Local Musician Chris Shutters To Release Self-Titled Album

Local musician Chris Shutters collaborated with local artists and his wife, Muddy, on his latest project. The new album, Shutters, which is set for release on Saturday, May 28 at 8:00 p.m. at the Bier Stube, is a collection of older songs now revised, along with new tracks. PHOTO COURTESY OF CHRIS SHUTTERS

Lounging on a couch at Stone Soup recording studio in Maumee, Chris Shutters comfortably listened to several tracks from his new self-titled album, Shutters.

“It’s so nice when you finally have it all come together,” he said of the work that began four years ago.

The album is a conglomeration of older songs now revised, along with new tracks. Fellow musicians Corky Laing and Kofi Baker, who regularly booked shows on the same date to purposely conflict with each other, inspired the first track, “Cut Me in Half.”

“They would want me to choose, so I finally told them, ‘You’re gonna have to cut me in half because I can’t be in two places at once,’” he said.

Shutters invited several artists to join him on the new album, including musicians from the Toledo Symphony Elizabeth Rice and Gyusun Han, who performed on the songs “Getting It Out” and “These Precious Lives.” 

His family was also part of the project. His mother LuAnn helped write lyrics for “Swim, Sink or Save Me,” and his wife Maddison, aka Muddy, performed vocals on several tracks.

“She’s probably the best singer around,” Shutters said. “She (Maddison) was an integral part of the vocal sections in many of the songs. Her voice makes it – it’s definitely an honor of mine to have her on my album.”

Shutters took to music at the tender age of 2, when he would play songs that he heard on TV on a piano. His grandmother gave him piano lessons when he was 8, and then a buddy introduced him to the guitar.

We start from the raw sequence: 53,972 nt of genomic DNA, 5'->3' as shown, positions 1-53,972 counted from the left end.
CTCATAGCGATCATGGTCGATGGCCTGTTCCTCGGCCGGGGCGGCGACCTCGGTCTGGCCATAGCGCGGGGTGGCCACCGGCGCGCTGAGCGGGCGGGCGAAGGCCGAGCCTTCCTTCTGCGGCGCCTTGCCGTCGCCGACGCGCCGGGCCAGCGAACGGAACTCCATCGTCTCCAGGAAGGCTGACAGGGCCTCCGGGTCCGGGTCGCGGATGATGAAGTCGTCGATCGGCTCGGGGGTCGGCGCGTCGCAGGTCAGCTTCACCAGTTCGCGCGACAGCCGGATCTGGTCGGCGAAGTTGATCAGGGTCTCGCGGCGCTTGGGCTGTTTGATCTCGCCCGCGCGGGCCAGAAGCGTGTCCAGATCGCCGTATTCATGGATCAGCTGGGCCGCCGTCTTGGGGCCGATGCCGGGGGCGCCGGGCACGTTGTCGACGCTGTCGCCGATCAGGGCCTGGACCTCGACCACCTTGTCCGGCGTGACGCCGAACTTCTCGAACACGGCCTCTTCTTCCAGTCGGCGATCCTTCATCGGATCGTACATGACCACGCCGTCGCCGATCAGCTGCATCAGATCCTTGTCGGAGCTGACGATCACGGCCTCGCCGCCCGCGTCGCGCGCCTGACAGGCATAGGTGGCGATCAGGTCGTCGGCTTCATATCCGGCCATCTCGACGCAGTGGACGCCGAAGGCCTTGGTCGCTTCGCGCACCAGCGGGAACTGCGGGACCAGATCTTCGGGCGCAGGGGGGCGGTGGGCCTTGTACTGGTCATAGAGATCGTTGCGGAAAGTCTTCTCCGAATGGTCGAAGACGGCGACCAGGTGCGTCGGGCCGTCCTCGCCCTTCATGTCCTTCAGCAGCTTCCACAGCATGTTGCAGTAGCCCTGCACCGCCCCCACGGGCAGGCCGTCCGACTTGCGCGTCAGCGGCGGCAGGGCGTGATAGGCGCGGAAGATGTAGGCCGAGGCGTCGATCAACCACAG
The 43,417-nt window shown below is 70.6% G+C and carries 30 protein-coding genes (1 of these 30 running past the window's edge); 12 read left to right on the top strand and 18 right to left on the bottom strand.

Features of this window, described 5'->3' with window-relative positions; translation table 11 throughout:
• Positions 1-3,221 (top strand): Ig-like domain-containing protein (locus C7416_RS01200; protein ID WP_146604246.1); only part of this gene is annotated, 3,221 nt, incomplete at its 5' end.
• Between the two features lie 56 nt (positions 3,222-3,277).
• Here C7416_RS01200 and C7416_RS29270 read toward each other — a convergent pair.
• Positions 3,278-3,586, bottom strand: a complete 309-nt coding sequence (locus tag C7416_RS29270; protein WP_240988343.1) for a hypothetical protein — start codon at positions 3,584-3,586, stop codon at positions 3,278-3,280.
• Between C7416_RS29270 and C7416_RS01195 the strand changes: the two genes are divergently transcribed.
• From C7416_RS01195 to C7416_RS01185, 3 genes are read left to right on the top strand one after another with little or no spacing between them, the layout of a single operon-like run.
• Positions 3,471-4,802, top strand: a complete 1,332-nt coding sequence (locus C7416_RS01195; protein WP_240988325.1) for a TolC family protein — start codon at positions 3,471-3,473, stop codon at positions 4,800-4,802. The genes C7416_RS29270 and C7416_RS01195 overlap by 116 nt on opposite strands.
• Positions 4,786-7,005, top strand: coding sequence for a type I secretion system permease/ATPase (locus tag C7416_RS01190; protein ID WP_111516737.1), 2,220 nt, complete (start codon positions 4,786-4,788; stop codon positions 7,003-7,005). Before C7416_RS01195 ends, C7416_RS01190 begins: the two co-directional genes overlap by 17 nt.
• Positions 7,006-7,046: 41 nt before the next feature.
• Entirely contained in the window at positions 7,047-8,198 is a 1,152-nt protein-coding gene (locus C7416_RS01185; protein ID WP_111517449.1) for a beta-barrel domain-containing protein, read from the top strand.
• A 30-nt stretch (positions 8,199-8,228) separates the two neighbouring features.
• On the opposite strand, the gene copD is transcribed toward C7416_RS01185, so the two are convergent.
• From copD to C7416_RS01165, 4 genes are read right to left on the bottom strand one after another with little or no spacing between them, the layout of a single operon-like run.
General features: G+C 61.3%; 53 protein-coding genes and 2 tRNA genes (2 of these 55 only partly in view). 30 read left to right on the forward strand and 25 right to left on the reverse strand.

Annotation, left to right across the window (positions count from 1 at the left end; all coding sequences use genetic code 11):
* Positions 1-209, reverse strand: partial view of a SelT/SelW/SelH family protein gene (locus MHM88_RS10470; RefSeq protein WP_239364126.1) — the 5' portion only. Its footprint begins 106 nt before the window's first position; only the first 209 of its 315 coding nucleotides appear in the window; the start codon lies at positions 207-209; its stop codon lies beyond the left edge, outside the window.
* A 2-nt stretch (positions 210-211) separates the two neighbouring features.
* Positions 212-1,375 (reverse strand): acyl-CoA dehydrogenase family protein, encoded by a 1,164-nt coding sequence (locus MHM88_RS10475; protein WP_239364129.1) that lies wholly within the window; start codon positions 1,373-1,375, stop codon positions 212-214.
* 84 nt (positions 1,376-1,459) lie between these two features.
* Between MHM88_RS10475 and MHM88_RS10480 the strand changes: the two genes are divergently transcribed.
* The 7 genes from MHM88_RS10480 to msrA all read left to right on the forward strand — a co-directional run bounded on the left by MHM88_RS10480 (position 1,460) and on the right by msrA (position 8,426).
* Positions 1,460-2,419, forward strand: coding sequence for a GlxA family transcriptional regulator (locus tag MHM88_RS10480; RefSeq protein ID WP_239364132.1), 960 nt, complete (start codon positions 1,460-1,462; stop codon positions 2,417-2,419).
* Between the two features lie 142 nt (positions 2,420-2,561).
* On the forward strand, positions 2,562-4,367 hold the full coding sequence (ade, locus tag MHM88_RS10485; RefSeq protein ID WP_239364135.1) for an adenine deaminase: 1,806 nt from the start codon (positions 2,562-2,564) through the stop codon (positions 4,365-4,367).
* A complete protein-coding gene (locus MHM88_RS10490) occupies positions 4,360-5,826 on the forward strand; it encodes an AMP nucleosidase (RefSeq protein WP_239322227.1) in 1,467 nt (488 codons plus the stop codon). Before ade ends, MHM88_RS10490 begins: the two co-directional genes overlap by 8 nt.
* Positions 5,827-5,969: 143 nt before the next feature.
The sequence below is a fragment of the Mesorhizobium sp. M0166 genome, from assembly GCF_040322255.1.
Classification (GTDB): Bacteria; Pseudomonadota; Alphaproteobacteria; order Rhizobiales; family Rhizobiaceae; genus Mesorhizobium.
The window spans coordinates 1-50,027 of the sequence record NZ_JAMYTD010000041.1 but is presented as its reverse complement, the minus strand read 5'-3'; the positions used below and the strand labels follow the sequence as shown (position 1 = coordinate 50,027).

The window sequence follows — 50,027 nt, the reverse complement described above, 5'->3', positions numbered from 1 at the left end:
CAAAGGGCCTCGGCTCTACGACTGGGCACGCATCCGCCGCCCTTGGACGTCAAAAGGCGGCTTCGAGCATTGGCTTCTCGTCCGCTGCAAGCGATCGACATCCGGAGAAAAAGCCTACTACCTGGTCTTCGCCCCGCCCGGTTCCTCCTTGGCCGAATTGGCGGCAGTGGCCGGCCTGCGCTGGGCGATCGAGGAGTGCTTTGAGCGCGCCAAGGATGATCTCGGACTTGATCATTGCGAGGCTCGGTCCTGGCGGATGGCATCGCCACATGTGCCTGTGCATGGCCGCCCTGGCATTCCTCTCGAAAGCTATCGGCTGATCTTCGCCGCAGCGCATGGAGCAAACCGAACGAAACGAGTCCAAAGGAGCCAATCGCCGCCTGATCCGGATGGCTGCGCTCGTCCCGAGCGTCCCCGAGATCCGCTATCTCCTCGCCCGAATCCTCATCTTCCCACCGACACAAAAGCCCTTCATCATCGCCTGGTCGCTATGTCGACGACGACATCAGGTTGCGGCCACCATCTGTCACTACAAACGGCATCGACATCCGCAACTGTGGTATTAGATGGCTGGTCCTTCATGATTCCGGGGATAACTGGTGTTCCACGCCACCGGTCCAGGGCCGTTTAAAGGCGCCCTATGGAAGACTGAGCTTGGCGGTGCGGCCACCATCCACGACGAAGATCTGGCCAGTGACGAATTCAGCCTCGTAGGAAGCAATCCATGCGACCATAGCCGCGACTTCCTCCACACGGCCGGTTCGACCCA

“To me, the guitar made total sense,” Shutters said. “It’s like meeting the love of your life for the first time.”

His uncles – Tony Shutters and Denny Harrigan – were both well-known local guitar players who were happy to share the stage with their young nephew.

“They were both great, but they wouldn’t give me too much – I had to figure a lot of it out on my own,” he said. “I would watch them and remember what they were playing. Then I would go home and try to do what they were doing.”

In high school, he was part of a local band, but his interest in sports – baseball, football and boxing – took more of his attention. He was also an avid golfer, which he still regularly plays. After high school, he planned to pursue a career in electrical engineering but realized that music was his real calling, and he turned his attention to that.

“I love music. It is my obsession,” he said.

Shutters is a multi-instrumentalist, performing on the guitar, bass, drums, flute and piano. He has also won several competitions and toured both nationally and internationally. 

Stone Soup owner Eric Sills considers Shutters among the best musicians with whom he works. He served as chief engineer and executive producer of Shutters’ self-titled project. 

“Chris knows how to write a song that moves and goes places,” Sills said. “It’s a tough thing to write songs about your personal experiences and not have it sound contrived, and he just manages it effortlessly. He’s probably the best songwriter that I have ever worked with – his songs are not easy to play.”

For Shutters, pure joy comes from the process of breaking down a song and exploring its many layers and dimensions, which he was able to do with this album. 

A release party is set for Saturday, May 28 at 8:00 p.m. at the Bier Stube at 5333 Monroe St. in Toledo, west of Flanders Road. 

In the meantime, the 36-year-old continues to keep a busy schedule, performing regularly at local gigs in three bands, including Fleetwood Gold, one of the top Fleetwood Mac tributes in the country. He and Maddison also recently welcomed their first child, Bowen Shutters.

“If you would have asked me five or six years ago, I never thought I would be in this good of shape now,” he said. “Everything went in a positive direction when I met my wife, Maddison. She brought more into my life than I ever would have imagined. I decided to get my life together. I have a future in music, and I want it to work.”

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